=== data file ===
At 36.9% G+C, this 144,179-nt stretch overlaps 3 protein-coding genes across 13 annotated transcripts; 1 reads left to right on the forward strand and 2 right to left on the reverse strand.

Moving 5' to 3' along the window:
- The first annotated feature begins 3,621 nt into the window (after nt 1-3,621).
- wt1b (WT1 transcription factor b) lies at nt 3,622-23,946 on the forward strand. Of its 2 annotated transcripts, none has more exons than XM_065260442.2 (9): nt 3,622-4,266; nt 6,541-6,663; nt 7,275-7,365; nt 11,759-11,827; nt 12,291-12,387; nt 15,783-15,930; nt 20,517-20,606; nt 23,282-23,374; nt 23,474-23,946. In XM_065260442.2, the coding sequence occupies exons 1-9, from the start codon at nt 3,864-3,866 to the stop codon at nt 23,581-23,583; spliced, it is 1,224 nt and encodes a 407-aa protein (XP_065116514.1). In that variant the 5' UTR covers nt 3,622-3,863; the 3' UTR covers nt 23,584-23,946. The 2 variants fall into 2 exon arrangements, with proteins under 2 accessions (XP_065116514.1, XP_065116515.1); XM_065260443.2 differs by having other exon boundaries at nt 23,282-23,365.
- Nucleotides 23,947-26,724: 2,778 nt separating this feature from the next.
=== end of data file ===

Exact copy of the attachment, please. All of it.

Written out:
At 36.9% G+C, this 144,179-nt stretch overlaps 3 protein-coding genes across 13 annotated transcripts; 1 reads left to right on the forward strand and 2 right to left on the reverse strand.

Moving 5' to 3' along the window:
- The first annotated feature begins 3,621 nt into the window (after nt 1-3,621).
- wt1b (WT1 transcription factor b) lies at nt 3,622-23,946 on the forward strand. Of its 2 annotated transcripts, none has more exons than XM_065260442.2 (9): nt 3,622-4,266; nt 6,541-6,663; nt 7,275-7,365; nt 11,759-11,827; nt 12,291-12,387; nt 15,783-15,930; nt 20,517-20,606; nt 23,282-23,374; nt 23,474-23,946. In XM_065260442.2, the coding sequence occupies exons 1-9, from the start codon at nt 3,864-3,866 to the stop codon at nt 23,581-23,583; spliced, it is 1,224 nt and encodes a 407-aa protein (XP_065116514.1). In that variant the 5' UTR covers nt 3,622-3,863; the 3' UTR covers nt 23,584-23,946. The 2 variants fall into 2 exon arrangements, with proteins under 2 accessions (XP_065116514.1, XP_065116515.1); XM_065260443.2 differs by having other exon boundaries at nt 23,282-23,365.
- Nucleotides 23,947-26,724: 2,778 nt separating this feature from the next.